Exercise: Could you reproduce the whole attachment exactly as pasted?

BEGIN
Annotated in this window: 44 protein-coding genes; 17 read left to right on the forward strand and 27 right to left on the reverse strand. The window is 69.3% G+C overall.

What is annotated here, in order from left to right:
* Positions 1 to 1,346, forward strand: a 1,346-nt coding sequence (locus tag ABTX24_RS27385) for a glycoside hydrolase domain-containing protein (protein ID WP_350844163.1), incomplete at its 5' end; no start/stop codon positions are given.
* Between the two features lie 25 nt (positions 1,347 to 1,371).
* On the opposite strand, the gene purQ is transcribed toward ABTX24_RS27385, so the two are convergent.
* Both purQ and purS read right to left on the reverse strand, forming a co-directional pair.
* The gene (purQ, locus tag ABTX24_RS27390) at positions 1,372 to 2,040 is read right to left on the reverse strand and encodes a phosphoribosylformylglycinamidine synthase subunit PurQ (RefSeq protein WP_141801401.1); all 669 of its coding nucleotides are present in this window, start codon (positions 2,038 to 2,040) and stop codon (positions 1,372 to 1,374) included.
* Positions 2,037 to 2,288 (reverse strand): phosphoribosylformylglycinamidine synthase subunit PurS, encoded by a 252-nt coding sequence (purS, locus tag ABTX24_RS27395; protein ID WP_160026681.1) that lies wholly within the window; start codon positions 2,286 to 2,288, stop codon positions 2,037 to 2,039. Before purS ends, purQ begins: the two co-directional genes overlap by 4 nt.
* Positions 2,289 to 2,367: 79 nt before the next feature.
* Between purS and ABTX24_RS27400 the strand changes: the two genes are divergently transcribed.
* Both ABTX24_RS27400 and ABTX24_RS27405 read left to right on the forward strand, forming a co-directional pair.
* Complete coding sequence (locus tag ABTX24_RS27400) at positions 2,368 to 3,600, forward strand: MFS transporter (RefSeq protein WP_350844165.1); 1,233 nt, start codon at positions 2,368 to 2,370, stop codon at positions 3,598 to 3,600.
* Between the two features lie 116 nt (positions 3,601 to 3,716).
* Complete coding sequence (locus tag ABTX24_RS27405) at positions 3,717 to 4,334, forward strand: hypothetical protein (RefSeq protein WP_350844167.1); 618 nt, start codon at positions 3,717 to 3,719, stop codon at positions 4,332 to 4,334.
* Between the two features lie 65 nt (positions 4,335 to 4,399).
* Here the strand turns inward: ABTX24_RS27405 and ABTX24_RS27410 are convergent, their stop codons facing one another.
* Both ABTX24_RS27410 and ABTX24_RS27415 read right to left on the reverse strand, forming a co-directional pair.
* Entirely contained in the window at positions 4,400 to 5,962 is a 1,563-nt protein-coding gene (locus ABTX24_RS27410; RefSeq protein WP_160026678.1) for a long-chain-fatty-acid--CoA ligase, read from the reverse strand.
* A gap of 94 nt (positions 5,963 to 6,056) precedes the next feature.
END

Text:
Annotated in this window: 44 protein-coding genes; 17 read left to right on the forward strand and 27 right to left on the reverse strand. The window is 69.3% G+C overall.

What is annotated here, in order from left to right:
* Positions 1 to 1,346, forward strand: a 1,346-nt coding sequence (locus tag ABTX24_RS27385) for a glycoside hydrolase domain-containing protein (protein ID WP_350844163.1), incomplete at its 5' end; no start/stop codon positions are given.
* Between the two features lie 25 nt (positions 1,347 to 1,371).
* On the opposite strand, the gene purQ is transcribed toward ABTX24_RS27385, so the two are convergent.
* Both purQ and purS read right to left on the reverse strand, forming a co-directional pair.
* The gene (purQ, locus tag ABTX24_RS27390) at positions 1,372 to 2,040 is read right to left on the reverse strand and encodes a phosphoribosylformylglycinamidine synthase subunit PurQ (RefSeq protein WP_141801401.1); all 669 of its coding nucleotides are present in this window, start codon (positions 2,038 to 2,040) and stop codon (positions 1,372 to 1,374) included.
* Positions 2,037 to 2,288 (reverse strand): phosphoribosylformylglycinamidine synthase subunit PurS, encoded by a 252-nt coding sequence (purS, locus tag ABTX24_RS27395; protein ID WP_160026681.1) that lies wholly within the window; start codon positions 2,286 to 2,288, stop codon positions 2,037 to 2,039. Before purS ends, purQ begins: the two co-directional genes overlap by 4 nt.
* Positions 2,289 to 2,367: 79 nt before the next feature.
* Between purS and ABTX24_RS27400 the strand changes: the two genes are divergently transcribed.
* Both ABTX24_RS27400 and ABTX24_RS27405 read left to right on the forward strand, forming a co-directional pair.
* Complete coding sequence (locus tag ABTX24_RS27400) at positions 2,368 to 3,600, forward strand: MFS transporter (RefSeq protein WP_350844165.1); 1,233 nt, start codon at positions 2,368 to 2,370, stop codon at positions 3,598 to 3,600.
* Between the two features lie 116 nt (positions 3,601 to 3,716).
* Complete coding sequence (locus tag ABTX24_RS27405) at positions 3,717 to 4,334, forward strand: hypothetical protein (RefSeq protein WP_350844167.1); 618 nt, start codon at positions 3,717 to 3,719, stop codon at positions 4,332 to 4,334.
* Between the two features lie 65 nt (positions 4,335 to 4,399).
* Here the strand turns inward: ABTX24_RS27405 and ABTX24_RS27410 are convergent, their stop codons facing one another.
* Both ABTX24_RS27410 and ABTX24_RS27415 read right to left on the reverse strand, forming a co-directional pair.
* Entirely contained in the window at positions 4,400 to 5,962 is a 1,563-nt protein-coding gene (locus ABTX24_RS27410; RefSeq protein WP_160026678.1) for a long-chain-fatty-acid--CoA ligase, read from the reverse strand.
* A gap of 94 nt (positions 5,963 to 6,056) precedes the next feature.